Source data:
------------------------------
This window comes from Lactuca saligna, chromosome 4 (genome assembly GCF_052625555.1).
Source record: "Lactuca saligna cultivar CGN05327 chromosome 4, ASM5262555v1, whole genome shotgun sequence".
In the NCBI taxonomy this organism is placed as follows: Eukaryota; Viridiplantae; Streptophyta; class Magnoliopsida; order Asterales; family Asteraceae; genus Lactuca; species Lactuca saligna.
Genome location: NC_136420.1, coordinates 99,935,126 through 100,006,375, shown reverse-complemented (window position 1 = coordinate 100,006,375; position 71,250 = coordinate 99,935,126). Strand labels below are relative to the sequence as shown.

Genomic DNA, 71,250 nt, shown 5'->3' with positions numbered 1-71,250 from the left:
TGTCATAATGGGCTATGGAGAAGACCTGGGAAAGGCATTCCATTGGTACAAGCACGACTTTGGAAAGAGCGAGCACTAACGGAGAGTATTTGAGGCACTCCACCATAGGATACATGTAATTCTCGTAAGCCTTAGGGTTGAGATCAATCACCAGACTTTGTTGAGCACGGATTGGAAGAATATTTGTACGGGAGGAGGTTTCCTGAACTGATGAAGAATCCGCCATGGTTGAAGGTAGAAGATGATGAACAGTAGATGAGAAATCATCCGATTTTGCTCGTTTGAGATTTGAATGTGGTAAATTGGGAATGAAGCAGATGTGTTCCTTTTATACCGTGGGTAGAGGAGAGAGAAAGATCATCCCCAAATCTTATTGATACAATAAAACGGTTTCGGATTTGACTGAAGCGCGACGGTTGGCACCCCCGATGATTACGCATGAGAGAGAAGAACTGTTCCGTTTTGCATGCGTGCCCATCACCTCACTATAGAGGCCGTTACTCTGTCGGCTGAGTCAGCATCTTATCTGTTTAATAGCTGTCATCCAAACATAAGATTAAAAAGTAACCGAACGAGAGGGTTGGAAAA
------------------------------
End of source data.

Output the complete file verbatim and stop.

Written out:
This window comes from Lactuca saligna, chromosome 4 (genome assembly GCF_052625555.1).
Source record: "Lactuca saligna cultivar CGN05327 chromosome 4, ASM5262555v1, whole genome shotgun sequence".
In the NCBI taxonomy this organism is placed as follows: Eukaryota; Viridiplantae; Streptophyta; class Magnoliopsida; order Asterales; family Asteraceae; genus Lactuca; species Lactuca saligna.
Genome location: NC_136420.1, coordinates 99,935,126 through 100,006,375, shown reverse-complemented (window position 1 = coordinate 100,006,375; position 71,250 = coordinate 99,935,126). Strand labels below are relative to the sequence as shown.

Genomic DNA, 71,250 nt, shown 5'->3' with positions numbered 1-71,250 from the left:
TGTCATAATGGGCTATGGAGAAGACCTGGGAAAGGCATTCCATTGGTACAAGCACGACTTTGGAAAGAGCGAGCACTAACGGAGAGTATTTGAGGCACTCCACCATAGGATACATGTAATTCTCGTAAGCCTTAGGGTTGAGATCAATCACCAGACTTTGTTGAGCACGGATTGGAAGAATATTTGTACGGGAGGAGGTTTCCTGAACTGATGAAGAATCCGCCATGGTTGAAGGTAGAAGATGATGAACAGTAGATGAGAAATCATCCGATTTTGCTCGTTTGAGATTTGAATGTGGTAAATTGGGAATGAAGCAGATGTGTTCCTTTTATACCGTGGGTAGAGGAGAGAGAAAGATCATCCCCAAATCTTATTGATACAATAAAACGGTTTCGGATTTGACTGAAGCGCGACGGTTGGCACCCCCGATGATTACGCATGAGAGAGAAGAACTGTTCCGTTTTGCATGCGTGCCCATCACCTCACTATAGAGGCCGTTACTCTGTCGGCTGAGTCAGCATCTTATCTGTTTAATAGCTGTCATCCAAACATAAGATTAAAAAGTAACCGAACGAGAGGGTTGGAAAA